:29:50.:29:52.

soul was destroyed and they took their own lives.

:29:53.:29:54.

Would anyone agree with Peter? That is such a stupid comment. How

:29:55.:30:13.

can you applaud that? It is very true. What about the person who has

:30:14.:30:23.

been murdered? What about the souls of the families who have lost

:30:24.:30:31.

someone? What about them? Where does that come into the argument? I

:30:32.:30:38.

support a charity, it is soul destroying for the person who has

:30:39.:30:43.

taken a family member away by stabbing them 80 times out of cold

:30:44.:30:47.

blood and you were worried about their well-being in prison. You

:30:48.:30:53.

don't understand what I am saying. I believe in hanging heinous

:30:54.:30:58.

murderers. I think they should be hanged by the neck until dead. I

:30:59.:31:02.

think you may have misunderstood entirely what I said. It is really

:31:03.:31:08.

difficult, it is difficult when you hear about Lee Rigby. I sat with a

:31:09.:31:14.

mother, whose son, some of you may remember this story, it was a

:31:15.:31:19.

terrible murder that occurred in the north of this city and her son was

:31:20.:31:23.

in the passenger seat and somebody came along and thought that her son

:31:24.:31:28.

was somebody else and shot him in the back of the head and he was

:31:29.:31:34.

dead, obviously. She had to go through the court process and she

:31:35.:31:38.

then had, when he was convicted of murder and received a long sentence,

:31:39.:31:42.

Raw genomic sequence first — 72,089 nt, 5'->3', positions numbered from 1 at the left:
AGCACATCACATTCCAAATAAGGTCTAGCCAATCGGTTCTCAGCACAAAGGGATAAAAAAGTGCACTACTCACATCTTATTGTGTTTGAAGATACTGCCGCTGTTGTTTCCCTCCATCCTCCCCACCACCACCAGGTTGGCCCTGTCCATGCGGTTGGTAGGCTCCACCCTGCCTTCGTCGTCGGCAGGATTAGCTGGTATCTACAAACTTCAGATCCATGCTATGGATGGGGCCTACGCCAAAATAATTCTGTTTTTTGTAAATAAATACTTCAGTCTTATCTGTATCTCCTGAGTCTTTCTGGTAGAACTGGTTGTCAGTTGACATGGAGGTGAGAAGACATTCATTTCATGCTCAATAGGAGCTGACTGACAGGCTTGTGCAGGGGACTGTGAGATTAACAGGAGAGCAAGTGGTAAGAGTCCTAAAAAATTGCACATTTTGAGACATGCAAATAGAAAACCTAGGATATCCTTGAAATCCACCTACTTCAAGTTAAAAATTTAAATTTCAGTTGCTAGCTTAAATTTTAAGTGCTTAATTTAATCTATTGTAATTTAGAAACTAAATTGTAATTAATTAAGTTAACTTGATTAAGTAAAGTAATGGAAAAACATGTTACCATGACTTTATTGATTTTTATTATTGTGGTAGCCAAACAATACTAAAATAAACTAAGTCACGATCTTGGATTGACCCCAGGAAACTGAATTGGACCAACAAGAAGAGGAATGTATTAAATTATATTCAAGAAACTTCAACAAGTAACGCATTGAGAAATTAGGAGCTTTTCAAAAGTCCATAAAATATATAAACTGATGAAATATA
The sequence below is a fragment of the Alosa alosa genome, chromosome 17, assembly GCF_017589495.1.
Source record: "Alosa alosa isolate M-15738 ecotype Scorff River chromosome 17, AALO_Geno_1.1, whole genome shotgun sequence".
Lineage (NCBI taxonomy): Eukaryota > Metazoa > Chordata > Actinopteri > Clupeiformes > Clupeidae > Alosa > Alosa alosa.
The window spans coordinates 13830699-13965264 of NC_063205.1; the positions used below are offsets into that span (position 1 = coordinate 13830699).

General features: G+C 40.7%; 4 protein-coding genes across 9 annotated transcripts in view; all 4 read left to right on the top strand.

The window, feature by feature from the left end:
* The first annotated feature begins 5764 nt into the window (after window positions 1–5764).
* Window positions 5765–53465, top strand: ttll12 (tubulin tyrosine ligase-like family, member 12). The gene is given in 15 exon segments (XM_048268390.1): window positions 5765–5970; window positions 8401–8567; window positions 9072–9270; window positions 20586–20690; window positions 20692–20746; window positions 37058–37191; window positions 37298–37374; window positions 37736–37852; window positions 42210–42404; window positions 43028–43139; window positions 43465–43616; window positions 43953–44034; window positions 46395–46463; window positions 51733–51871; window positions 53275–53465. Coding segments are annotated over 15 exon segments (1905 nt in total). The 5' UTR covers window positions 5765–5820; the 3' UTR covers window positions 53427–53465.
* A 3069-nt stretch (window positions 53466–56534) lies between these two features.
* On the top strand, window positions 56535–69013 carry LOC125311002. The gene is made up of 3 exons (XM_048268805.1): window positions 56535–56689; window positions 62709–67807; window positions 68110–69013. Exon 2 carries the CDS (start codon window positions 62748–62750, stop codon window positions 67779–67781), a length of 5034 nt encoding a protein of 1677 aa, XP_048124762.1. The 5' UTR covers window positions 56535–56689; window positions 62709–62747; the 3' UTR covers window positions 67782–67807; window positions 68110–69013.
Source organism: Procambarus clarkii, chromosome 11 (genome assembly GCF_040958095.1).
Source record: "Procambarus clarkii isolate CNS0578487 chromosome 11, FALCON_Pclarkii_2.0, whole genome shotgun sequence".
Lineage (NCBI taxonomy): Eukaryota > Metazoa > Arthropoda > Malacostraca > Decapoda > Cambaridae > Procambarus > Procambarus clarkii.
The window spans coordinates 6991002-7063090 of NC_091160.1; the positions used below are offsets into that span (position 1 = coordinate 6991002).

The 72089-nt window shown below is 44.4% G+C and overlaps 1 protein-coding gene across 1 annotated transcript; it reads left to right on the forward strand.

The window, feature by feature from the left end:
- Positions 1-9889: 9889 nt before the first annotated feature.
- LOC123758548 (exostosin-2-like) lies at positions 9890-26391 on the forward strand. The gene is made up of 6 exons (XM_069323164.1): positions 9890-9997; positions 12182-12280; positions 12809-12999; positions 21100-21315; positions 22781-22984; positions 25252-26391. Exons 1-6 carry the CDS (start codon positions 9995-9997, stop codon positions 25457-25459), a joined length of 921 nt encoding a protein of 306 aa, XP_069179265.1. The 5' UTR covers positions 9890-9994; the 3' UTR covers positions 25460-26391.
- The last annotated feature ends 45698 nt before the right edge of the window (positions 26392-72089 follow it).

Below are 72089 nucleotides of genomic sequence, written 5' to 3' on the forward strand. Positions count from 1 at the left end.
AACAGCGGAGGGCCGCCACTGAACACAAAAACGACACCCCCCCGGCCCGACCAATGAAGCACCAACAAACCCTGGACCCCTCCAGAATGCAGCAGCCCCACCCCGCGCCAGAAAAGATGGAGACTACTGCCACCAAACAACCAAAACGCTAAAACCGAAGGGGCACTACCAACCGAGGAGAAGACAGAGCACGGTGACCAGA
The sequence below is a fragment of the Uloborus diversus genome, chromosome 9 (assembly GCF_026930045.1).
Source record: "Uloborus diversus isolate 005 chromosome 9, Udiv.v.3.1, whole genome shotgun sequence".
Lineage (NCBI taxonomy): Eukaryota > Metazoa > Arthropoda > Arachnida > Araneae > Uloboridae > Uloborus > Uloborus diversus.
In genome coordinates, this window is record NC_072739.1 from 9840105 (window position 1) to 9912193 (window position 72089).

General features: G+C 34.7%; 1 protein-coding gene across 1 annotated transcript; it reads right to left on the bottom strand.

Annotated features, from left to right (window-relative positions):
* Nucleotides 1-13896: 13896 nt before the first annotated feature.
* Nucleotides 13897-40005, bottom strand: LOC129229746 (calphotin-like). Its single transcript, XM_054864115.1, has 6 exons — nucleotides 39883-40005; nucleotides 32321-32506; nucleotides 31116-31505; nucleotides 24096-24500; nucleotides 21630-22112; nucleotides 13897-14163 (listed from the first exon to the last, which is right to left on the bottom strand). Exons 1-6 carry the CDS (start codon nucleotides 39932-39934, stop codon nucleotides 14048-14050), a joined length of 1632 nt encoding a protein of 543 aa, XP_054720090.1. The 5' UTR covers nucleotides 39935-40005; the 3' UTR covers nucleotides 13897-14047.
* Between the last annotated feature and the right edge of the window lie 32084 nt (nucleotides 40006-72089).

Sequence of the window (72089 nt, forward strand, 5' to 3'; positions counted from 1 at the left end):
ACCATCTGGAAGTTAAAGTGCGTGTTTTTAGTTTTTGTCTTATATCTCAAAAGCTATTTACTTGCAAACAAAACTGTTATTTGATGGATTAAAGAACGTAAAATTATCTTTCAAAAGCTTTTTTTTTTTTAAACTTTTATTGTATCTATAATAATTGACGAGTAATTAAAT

she had him then turned to her and said, you should have seen what your

:31:43.:31:46.

son's had looked like when I shot him, and I had to sit with this

:31:47.:31:50.

woman and explain to her white I do not support the death penalty. When

:31:51.:31:56.

you hear her raw emotion, she says, I will continue to work, I will pay

:31:57.:32:01.

my taxes, he will come out of prison in his early 40s will stop my son

:32:02.:32:06.

meant -- never made his 21st birthday. That is very moving. Even

:32:07.:32:11.

with that awful emotion I just believe, even though that is the

:32:12.:32:15.

most wicked thing, like the ream -- like the Lee Rigby murder, I still

:32:16.:32:21.

think of the society you are judged by the way you treat even the people

:32:22.:32:24.

who do the most wicked things and that is why I would never believe in

:32:25.:32:26.

the death penalty. APPLAUSE

:32:27.:32:30.

When the population is polled about who is in favour of the death

:32:31.:32:35.

penalty, 58% of young people are in favour of the death penalty and 59%

:32:36.:32:40.

of people who are older. People are reactionary, people don't think it's

:32:41.:32:44.

through properly. I am sad to say Peter did make a good point. He

:32:45.:32:49.

mentioned the fact that police officers have been shooting people